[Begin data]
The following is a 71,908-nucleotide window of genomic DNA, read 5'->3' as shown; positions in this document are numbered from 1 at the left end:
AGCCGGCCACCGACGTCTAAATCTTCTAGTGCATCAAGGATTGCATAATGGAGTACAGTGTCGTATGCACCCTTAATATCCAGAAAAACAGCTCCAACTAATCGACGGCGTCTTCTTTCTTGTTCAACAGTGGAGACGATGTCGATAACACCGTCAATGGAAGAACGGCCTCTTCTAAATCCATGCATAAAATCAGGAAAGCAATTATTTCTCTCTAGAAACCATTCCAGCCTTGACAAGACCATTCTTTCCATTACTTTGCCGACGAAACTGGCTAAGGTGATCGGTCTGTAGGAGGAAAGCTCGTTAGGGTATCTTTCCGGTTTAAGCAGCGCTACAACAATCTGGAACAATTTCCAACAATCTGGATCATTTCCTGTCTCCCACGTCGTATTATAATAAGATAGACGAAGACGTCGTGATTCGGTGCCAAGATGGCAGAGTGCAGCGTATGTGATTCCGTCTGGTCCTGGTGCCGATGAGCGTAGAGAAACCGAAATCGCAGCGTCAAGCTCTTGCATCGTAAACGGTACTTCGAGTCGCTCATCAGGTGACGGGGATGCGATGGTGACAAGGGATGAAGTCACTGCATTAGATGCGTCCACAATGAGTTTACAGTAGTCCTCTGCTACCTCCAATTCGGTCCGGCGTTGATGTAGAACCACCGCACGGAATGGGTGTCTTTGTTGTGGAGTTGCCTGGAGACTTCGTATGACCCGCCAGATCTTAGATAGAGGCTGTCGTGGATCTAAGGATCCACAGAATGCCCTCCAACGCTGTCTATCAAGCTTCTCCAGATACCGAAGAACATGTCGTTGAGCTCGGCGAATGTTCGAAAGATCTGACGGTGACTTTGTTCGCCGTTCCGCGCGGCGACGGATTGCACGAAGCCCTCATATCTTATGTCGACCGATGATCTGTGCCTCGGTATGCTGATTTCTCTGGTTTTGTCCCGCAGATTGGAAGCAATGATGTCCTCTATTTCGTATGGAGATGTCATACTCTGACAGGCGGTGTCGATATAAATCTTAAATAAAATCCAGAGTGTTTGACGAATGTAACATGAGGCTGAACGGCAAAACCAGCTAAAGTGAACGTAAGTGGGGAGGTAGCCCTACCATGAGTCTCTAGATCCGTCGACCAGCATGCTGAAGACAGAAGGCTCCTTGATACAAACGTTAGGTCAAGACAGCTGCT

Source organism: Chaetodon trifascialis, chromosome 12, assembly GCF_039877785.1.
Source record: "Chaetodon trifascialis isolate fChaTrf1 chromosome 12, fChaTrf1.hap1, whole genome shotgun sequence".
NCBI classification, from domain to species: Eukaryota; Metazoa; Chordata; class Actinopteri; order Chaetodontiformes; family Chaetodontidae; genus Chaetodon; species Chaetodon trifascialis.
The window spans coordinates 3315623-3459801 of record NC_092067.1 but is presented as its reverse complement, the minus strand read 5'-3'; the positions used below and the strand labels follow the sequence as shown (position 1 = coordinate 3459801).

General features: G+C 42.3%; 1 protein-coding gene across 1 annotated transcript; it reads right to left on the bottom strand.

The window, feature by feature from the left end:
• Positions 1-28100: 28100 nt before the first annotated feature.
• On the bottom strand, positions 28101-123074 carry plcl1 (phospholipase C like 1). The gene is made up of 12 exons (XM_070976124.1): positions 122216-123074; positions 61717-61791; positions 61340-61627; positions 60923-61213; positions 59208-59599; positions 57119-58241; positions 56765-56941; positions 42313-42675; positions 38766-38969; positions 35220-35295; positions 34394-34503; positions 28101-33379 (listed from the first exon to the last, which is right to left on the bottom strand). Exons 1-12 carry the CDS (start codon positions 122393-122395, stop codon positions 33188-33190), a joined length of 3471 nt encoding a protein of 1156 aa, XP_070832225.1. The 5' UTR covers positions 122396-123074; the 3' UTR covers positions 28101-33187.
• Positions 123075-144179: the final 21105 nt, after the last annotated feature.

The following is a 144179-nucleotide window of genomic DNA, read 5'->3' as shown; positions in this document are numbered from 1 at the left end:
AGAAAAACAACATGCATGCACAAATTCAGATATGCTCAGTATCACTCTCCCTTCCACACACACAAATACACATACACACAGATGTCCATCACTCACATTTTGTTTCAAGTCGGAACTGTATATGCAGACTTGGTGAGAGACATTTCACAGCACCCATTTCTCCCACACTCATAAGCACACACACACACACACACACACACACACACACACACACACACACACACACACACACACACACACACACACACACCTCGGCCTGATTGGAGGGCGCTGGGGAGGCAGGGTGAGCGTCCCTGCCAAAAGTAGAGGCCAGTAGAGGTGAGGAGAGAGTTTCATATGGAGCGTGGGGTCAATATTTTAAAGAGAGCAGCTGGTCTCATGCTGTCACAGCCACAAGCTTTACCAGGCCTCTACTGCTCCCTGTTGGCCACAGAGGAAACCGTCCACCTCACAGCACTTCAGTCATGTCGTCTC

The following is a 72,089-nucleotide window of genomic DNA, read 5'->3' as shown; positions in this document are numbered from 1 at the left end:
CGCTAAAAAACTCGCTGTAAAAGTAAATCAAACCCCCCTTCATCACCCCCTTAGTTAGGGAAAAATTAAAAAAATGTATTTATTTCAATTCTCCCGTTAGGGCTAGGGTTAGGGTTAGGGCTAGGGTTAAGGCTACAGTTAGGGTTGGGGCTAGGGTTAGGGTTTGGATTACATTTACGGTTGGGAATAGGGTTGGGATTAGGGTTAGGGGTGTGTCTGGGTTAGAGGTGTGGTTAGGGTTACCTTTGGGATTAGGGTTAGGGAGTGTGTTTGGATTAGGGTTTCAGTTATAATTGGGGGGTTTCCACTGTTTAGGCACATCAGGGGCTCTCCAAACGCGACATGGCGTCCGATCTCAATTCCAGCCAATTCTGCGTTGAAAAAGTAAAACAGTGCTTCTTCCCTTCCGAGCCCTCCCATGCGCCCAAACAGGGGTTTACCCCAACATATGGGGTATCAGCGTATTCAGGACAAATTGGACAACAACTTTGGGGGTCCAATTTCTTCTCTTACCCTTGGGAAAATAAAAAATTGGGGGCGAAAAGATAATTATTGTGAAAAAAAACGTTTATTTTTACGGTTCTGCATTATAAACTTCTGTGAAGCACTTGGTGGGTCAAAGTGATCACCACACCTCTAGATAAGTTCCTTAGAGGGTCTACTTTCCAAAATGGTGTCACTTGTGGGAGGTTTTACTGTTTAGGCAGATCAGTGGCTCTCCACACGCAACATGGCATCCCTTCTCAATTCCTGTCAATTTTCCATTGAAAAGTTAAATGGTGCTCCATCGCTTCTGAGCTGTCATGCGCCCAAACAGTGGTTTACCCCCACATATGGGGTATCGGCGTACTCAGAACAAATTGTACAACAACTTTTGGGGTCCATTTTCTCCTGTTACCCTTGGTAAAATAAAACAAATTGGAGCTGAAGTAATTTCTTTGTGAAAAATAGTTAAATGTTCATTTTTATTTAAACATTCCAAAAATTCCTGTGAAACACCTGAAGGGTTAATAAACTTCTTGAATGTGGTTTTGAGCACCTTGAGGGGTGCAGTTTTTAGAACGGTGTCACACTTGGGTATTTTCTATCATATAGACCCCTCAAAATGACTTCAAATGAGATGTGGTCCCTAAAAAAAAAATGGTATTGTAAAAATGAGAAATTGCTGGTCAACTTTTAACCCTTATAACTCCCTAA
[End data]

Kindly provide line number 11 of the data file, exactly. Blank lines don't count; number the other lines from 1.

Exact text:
• Positions 123075-144179: the final 21105 nt, after the last annotated feature.